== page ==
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Using a simple transimpedence amplifier setup, I was able to measure noise from the output waveform by applying a small signal to the non-inverting terminal, while the inverting terminal receives dark current. Once the frequency hits 100kHz the nearly perfectly sinusoidal output changes to the following waveform, and I am not sure what exactly is going on.enter image description here

If anyone can help explain exactly what is going on at this high frequency it would be appreciated. Some extra info about the circuit, the Rf used is 1Mohm, and the op-amp is AD795.

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I was able to measure noise from the output waveform by applying a small signal to the non-inverting terminal, while the inverting terminal receives dark current.

The photodiode has capacitance. That capacitance forms a signal potential divider with the 1 Mohm feedback resistor so, at progressively higher frequencies, the non-inverting gain gets higher. Eventually the output clips and you get a distorted waveform.

At low frequencies the non-inverting gain is close to unity but, if your photodiode has 10 pF self-capacitance then the gain starts rising at about: -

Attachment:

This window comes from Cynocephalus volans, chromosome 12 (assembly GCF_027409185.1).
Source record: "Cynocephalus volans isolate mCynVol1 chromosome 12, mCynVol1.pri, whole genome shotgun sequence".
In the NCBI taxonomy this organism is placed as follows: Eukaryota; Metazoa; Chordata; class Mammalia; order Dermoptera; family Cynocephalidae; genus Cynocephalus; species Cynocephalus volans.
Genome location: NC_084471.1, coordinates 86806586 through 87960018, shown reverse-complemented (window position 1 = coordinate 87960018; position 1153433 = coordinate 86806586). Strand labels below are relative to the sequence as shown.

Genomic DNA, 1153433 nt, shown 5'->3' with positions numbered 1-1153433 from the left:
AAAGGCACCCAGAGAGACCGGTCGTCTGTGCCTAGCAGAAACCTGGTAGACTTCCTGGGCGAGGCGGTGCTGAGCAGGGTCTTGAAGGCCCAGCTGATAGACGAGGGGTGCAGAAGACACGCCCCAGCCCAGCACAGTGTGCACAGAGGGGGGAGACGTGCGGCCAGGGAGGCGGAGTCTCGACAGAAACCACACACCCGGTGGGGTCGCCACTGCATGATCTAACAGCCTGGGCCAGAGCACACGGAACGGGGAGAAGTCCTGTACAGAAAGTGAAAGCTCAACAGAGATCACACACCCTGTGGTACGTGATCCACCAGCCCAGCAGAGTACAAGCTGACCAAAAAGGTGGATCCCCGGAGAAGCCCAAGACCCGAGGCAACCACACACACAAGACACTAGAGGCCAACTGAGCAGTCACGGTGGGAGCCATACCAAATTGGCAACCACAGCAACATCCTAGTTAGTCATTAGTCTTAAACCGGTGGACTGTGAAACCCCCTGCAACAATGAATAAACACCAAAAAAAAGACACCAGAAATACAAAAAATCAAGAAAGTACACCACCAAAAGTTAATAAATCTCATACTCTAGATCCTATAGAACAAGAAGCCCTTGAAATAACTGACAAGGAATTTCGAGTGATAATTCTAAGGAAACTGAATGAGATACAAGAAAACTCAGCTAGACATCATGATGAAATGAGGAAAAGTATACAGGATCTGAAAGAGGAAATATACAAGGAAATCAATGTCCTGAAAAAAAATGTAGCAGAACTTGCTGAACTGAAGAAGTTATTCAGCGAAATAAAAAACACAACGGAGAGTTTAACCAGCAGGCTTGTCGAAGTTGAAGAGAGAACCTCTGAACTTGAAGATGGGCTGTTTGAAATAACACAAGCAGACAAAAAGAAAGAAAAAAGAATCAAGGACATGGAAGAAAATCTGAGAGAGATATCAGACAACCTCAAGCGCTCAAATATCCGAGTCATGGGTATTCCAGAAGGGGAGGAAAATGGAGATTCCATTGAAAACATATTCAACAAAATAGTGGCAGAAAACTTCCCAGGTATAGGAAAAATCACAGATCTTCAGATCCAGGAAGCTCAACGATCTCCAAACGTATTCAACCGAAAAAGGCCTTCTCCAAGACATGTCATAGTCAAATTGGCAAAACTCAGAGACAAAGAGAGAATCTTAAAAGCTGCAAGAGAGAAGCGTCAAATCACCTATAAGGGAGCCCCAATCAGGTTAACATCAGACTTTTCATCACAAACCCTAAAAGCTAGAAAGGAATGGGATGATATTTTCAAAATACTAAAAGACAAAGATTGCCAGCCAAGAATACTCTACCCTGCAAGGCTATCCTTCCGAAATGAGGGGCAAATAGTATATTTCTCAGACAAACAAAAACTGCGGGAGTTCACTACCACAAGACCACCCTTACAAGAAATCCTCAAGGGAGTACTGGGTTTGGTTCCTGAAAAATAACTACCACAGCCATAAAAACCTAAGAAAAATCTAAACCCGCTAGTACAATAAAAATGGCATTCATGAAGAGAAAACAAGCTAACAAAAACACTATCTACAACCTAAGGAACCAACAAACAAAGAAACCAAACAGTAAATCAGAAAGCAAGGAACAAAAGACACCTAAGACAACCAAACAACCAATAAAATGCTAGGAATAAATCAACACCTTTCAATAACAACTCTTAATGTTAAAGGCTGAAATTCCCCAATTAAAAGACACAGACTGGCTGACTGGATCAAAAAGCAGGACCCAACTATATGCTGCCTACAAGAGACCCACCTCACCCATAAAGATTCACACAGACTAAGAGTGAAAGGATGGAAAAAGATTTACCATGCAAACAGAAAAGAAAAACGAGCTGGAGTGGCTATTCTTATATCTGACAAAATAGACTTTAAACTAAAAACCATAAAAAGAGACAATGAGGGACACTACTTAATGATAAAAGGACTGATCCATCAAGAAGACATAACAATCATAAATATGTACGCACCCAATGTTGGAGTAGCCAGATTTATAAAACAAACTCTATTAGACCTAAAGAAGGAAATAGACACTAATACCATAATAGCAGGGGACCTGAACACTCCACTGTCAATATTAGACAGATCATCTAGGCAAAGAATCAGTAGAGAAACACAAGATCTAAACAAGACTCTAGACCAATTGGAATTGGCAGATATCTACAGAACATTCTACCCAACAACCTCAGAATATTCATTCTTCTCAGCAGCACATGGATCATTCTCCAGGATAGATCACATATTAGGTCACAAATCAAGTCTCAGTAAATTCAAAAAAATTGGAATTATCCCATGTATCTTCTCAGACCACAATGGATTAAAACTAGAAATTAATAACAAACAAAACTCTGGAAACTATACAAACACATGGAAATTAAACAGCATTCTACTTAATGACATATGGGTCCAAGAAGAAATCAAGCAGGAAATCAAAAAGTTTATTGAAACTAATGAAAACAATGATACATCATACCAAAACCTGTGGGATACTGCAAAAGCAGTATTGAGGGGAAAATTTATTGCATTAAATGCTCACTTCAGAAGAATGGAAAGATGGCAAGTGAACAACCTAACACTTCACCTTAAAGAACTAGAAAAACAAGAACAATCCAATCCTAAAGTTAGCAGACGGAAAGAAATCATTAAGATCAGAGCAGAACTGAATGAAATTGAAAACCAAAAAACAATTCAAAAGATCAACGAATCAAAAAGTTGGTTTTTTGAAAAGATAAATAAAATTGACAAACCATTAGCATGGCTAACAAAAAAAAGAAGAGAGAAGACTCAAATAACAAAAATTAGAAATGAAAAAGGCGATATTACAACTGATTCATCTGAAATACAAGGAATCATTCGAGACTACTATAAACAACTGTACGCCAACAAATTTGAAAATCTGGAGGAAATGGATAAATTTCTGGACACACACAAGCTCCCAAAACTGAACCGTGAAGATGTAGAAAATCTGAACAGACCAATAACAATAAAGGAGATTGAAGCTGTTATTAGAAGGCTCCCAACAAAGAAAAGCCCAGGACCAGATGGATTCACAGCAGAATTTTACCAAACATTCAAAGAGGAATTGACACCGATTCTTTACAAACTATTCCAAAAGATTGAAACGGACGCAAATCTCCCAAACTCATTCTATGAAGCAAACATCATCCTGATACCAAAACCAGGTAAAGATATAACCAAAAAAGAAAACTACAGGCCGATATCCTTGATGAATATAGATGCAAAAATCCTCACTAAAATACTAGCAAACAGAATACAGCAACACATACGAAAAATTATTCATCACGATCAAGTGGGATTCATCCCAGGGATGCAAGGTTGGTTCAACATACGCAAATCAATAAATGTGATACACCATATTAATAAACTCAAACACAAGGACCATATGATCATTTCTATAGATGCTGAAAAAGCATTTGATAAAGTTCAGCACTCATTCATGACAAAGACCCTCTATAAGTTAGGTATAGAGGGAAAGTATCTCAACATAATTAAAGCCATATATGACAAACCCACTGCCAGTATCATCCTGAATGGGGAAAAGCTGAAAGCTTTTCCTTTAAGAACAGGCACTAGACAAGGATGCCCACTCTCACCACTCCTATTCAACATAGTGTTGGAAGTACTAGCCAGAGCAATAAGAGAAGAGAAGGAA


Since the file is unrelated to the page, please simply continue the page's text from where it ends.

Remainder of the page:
Fc = \$\dfrac{1}{2\pi R_F C_D}\$ = 15.9 kHz

enter image description here

Generally, this problem is refered to as "noise gain" in TIAs.

See this answer about noise gain in photodiode amplifiers

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This is copied from Analog devices datasheet. At 100 KHZ you will only get a weak output. Full voltage is only good to 16 KHZ. This is a precision DC amplifier, not one built for speed.

You are getting severe overshoot and ringing from too high of a frequency at too high of a volume level. Things may improve at low volume levels.

1V/uS slew rate is a slow amplifier. For much faster speed try the OPA series.

FREQUENCY RESPONSE

Unity Gain, Small Signal G = −1 1.6 MHz

Full Power Response VO = 20 V p-p, RL = 2 kΩ 16 kHz

Slew Rate, Unity Gain VO = 20 V p-p, RL = 2 kΩ 1 V/μs

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I'm not sure what the internal schematic looks like but it appears the sine wave turns into a square wave with steep LP filtering above the 3rd harmonic with phase shift. It doesn't look like this signal is within the linear operating range of the device.

Slew Rate limiting is a combination of Miller Capacitance and current limit.
Clipping produces odd harmonics and smaller even harmonics from asymmetry.

You can learn a lot by using Fourier Analysis Tools.

Here I took a standard square wave ( f doesn't matter)

  • Used log scale reduced the number of harmonic terms and shifted up the 3rd harmonic phase and it appears to match your signal. This would simulate a brick wall Low Pass filter on an internally distorted signal.

enter image description here

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